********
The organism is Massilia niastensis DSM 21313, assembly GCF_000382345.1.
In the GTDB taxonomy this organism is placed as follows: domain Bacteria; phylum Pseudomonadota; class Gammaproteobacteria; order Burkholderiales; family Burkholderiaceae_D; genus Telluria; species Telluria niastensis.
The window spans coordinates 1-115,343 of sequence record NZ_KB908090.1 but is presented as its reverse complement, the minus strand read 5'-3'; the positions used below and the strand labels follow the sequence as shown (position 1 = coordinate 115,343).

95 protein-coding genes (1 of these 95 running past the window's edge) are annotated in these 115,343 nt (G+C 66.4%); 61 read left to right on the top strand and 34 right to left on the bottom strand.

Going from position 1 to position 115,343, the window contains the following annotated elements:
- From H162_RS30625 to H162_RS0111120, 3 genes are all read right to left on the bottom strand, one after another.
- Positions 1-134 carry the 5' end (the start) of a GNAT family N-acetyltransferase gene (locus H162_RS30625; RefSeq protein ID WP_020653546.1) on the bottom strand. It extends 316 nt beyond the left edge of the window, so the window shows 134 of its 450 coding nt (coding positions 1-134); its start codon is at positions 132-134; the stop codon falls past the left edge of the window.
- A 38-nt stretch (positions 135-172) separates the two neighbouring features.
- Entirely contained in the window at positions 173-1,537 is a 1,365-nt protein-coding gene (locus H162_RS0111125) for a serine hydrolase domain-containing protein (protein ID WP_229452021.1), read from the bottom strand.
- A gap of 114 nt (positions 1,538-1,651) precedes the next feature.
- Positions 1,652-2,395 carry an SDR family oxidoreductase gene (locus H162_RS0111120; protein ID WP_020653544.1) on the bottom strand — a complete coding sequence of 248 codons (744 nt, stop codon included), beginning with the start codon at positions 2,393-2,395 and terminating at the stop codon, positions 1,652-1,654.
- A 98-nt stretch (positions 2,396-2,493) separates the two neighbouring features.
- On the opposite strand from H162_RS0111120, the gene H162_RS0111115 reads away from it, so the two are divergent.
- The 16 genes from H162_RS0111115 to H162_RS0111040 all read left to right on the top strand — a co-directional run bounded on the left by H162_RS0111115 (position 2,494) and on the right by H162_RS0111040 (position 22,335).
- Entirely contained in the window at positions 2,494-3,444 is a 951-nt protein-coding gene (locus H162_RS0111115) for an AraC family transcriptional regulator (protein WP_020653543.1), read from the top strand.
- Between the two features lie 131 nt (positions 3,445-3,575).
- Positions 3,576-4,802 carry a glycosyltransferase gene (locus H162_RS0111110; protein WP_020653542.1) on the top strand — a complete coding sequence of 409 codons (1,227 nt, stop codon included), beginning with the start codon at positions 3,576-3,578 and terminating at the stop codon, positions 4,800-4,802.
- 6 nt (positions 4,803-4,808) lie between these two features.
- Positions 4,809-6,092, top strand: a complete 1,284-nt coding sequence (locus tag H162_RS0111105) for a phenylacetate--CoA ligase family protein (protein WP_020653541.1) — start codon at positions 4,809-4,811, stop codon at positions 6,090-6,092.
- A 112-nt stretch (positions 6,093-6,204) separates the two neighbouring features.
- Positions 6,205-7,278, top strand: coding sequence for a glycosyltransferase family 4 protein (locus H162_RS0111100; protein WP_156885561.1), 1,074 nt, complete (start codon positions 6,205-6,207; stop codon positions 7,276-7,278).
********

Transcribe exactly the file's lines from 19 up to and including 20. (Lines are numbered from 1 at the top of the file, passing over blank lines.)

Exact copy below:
- Positions 4,809-6,092, top strand: a complete 1,284-nt coding sequence (locus tag H162_RS0111105) for a phenylacetate--CoA ligase family protein (protein WP_020653541.1) — start codon at positions 4,809-4,811, stop codon at positions 6,090-6,092.
- A 112-nt stretch (positions 6,093-6,204) separates the two neighbouring features.